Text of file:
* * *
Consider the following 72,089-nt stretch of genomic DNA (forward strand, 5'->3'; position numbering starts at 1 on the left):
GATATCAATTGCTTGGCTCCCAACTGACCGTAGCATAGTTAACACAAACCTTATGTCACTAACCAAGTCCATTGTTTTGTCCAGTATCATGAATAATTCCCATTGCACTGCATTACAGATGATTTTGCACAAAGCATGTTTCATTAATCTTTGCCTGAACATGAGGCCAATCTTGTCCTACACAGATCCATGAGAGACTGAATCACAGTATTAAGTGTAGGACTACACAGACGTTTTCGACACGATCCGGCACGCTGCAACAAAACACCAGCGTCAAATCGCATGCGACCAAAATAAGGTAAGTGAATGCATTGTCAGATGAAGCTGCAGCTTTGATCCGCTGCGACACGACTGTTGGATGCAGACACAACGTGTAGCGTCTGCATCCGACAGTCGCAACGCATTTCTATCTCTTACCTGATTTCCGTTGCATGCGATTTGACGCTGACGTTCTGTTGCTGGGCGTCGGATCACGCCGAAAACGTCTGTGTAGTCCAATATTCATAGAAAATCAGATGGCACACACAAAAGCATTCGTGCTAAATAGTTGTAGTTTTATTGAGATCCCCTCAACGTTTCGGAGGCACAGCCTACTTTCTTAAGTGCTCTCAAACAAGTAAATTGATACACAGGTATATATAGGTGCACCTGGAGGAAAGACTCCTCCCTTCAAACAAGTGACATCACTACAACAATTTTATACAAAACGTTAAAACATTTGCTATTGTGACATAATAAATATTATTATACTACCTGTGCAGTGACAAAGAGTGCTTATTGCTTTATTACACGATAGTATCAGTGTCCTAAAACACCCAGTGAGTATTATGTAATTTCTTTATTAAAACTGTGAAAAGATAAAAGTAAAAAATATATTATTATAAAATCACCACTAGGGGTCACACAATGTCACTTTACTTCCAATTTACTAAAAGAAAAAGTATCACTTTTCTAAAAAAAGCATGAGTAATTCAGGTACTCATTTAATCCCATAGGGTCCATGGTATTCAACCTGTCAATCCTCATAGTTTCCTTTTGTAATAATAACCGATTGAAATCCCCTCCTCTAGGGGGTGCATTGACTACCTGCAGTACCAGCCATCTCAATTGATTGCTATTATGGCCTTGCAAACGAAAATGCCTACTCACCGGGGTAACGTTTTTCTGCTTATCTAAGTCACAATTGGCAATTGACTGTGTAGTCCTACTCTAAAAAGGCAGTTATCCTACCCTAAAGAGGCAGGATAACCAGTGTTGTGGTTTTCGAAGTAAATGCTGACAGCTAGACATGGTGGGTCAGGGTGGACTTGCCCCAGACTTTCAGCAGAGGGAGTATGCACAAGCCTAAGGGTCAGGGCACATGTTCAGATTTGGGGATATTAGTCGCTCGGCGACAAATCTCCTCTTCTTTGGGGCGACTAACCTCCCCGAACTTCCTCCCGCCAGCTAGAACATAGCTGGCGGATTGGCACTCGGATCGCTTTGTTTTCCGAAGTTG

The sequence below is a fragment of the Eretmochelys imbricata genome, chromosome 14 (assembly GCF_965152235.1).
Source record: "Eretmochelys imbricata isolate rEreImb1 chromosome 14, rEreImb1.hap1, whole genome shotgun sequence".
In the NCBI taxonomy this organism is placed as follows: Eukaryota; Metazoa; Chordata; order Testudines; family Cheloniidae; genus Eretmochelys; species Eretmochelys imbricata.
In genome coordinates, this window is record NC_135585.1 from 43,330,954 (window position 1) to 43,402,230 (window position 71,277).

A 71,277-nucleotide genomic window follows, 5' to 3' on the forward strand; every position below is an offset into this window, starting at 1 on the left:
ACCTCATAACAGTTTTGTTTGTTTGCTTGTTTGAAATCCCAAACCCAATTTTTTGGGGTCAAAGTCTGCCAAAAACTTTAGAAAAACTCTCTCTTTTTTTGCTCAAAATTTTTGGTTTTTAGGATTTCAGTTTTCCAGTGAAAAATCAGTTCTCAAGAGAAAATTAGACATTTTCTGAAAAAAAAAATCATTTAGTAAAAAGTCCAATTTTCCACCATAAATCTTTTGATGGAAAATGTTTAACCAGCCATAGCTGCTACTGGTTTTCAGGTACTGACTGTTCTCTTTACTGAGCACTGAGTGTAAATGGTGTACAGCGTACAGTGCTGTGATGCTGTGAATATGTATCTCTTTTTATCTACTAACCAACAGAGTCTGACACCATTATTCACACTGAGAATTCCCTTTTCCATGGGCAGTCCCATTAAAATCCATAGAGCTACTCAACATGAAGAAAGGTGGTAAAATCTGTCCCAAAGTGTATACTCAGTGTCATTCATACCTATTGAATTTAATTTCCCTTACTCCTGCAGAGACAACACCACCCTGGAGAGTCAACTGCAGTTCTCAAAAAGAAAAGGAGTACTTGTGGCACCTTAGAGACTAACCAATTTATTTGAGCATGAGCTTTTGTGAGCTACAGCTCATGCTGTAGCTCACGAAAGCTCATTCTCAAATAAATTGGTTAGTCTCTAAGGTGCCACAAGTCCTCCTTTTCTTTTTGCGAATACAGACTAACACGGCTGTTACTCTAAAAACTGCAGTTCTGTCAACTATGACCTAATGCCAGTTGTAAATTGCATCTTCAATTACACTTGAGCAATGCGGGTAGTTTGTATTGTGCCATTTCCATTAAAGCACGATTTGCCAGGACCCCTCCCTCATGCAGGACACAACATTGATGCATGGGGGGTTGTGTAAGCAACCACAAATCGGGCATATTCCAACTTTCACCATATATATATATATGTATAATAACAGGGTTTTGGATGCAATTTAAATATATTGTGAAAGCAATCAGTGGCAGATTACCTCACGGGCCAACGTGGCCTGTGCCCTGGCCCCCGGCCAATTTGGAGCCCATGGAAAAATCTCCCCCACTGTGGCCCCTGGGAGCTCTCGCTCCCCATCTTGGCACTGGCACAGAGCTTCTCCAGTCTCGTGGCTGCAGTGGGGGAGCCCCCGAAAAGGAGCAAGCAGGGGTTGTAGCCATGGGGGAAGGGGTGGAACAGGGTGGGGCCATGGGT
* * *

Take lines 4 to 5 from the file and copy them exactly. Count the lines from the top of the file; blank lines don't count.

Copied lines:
Source record: "Eretmochelys imbricata isolate rEreImb1 chromosome 14, rEreImb1.hap1, whole genome shotgun sequence".
In the NCBI taxonomy this organism is placed as follows: Eukaryota; Metazoa; Chordata; order Testudines; family Cheloniidae; genus Eretmochelys; species Eretmochelys imbricata.